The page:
The New York State Human Rights Law protects employees against discrimination in hiring, firing, wages, and in terms, conditions, and privileges of employment, including apprentice programs. The principal federal law against employment discrimination on the basis of race, color, national origin, religion, and gender is Title VII of the Civil Rights Act of 1964. Although many other laws prohibit discrimination, two other especially important federal anti-discrimination laws are the Americans with Disabilities Act (ADA) and the Age Discrimination in Employment Act (ADEA). Within New York State, employment agencies, labor organizations, joint labor management boards, all agencies of State and local governments, and employers for four or more individuals must comply with the Human Rights Law.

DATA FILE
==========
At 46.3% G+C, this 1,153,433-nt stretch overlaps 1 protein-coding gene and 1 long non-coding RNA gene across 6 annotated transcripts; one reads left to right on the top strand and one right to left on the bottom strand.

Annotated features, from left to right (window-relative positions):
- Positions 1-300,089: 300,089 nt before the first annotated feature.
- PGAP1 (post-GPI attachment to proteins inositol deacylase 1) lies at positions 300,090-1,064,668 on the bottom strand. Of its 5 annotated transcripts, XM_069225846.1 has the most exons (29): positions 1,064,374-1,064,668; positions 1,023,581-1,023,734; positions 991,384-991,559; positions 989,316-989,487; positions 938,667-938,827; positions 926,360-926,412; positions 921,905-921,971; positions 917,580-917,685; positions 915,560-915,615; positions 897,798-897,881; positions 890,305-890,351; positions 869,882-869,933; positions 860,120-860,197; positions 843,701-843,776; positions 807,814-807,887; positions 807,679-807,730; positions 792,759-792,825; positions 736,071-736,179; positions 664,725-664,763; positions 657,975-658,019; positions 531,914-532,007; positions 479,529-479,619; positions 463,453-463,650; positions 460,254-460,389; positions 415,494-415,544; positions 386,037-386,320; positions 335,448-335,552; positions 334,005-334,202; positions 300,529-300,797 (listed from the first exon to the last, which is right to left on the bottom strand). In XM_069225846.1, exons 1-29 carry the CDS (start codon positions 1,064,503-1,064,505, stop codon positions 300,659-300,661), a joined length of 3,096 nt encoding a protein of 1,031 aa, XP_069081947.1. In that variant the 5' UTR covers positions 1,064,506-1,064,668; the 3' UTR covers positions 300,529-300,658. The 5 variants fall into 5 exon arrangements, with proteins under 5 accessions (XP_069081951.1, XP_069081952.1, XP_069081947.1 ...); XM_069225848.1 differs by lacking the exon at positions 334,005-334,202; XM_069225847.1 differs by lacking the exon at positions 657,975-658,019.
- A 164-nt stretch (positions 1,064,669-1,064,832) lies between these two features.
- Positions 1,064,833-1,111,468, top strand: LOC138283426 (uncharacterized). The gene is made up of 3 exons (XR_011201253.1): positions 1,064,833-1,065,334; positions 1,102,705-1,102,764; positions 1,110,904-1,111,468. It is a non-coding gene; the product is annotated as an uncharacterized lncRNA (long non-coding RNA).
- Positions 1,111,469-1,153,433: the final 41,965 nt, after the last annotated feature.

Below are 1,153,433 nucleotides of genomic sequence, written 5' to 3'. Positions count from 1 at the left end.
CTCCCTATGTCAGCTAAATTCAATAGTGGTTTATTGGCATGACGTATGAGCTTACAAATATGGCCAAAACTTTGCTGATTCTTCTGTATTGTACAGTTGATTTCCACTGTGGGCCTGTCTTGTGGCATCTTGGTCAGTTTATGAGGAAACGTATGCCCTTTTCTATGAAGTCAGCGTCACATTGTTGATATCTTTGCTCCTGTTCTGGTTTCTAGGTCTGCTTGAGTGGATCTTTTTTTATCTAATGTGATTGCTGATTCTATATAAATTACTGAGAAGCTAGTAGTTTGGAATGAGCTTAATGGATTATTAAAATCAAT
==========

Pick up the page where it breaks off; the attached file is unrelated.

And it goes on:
The Law protects individuals from discrimination in the following situations:
- During interviews for employment;
- Being hired;
- Receiving compensation and benefits;
- Keeping a job;
- Receiving training or other resources;
- Receiving a promotion or job assignment;
- Receiving the same conditions and opportunities in the workplace that others receive;
- Failing to hire, discharging, or otherwise discriminating against any individual with respect to his or her compensation, terms, or conditions of employment because of such individual’s membership in a protected class; and
- Limiting, segregating or classifying employees or applicants for employment in any way which would deprive or tend to deprive any individual of employment opportunities or otherwise adversely affect his or her status as an employee because of such individual’s membership in a protected class.
What Does Employment Discrimination Look Like?
Asking questions such as:
- How old are you?
- Are you now pregnant or planning to have a family in the future?
- Do you have a disability?
- Have you ever been treated for any of the following diseases?
- Are you married, single, or divorced?
- What is the name and occupation of your spouse?